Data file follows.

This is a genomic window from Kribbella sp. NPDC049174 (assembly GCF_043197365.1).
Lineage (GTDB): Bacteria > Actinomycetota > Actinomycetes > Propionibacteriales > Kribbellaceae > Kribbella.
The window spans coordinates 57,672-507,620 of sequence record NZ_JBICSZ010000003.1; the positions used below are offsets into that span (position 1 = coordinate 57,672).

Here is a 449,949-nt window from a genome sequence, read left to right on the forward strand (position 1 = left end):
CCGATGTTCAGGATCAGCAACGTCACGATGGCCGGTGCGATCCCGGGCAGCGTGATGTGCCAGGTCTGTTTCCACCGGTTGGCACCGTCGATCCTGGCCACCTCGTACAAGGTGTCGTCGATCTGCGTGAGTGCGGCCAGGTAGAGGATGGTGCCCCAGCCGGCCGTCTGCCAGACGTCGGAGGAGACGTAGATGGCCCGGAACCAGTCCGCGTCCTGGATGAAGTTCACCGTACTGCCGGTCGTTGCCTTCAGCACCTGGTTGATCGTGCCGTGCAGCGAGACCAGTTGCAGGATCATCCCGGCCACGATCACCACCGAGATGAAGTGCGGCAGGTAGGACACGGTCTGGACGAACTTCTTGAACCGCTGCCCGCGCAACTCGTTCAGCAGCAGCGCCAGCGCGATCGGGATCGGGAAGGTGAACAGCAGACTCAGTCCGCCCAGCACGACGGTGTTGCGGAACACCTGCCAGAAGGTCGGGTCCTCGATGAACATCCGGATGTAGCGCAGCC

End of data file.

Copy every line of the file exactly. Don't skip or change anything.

This is a genomic window from Kribbella sp. NPDC049174 (assembly GCF_043197365.1).
Lineage (GTDB): Bacteria > Actinomycetota > Actinomycetes > Propionibacteriales > Kribbellaceae > Kribbella.
The window spans coordinates 57,672-507,620 of sequence record NZ_JBICSZ010000003.1; the positions used below are offsets into that span (position 1 = coordinate 57,672).

Here is a 449,949-nt window from a genome sequence, read left to right on the forward strand (position 1 = left end):
CCGATGTTCAGGATCAGCAACGTCACGATGGCCGGTGCGATCCCGGGCAGCGTGATGTGCCAGGTCTGTTTCCACCGGTTGGCACCGTCGATCCTGGCCACCTCGTACAAGGTGTCGTCGATCTGCGTGAGTGCGGCCAGGTAGAGGATGGTGCCCCAGCCGGCCGTCTGCCAGACGTCGGAGGAGACGTAGATGGCCCGGAACCAGTCCGCGTCCTGGATGAAGTTCACCGTACTGCCGGTCGTTGCCTTCAGCACCTGGTTGATCGTGCCGTGCAGCGAGACCAGTTGCAGGATCATCCCGGCCACGATCACCACCGAGATGAAGTGCGGCAGGTAGGACACGGTCTGGACGAACTTCTTGAACCGCTGCCCGCGCAACTCGTTCAGCAGCAGCGCCAGCGCGATCGGGATCGGGAAGGTGAACAGCAGACTCAGTCCGCCCAGCACGACGGTGTTGCGGAACACCTGCCAGAAGGTCGGGTCCTCGATGAACATCCGGATGTAGCGCAGCC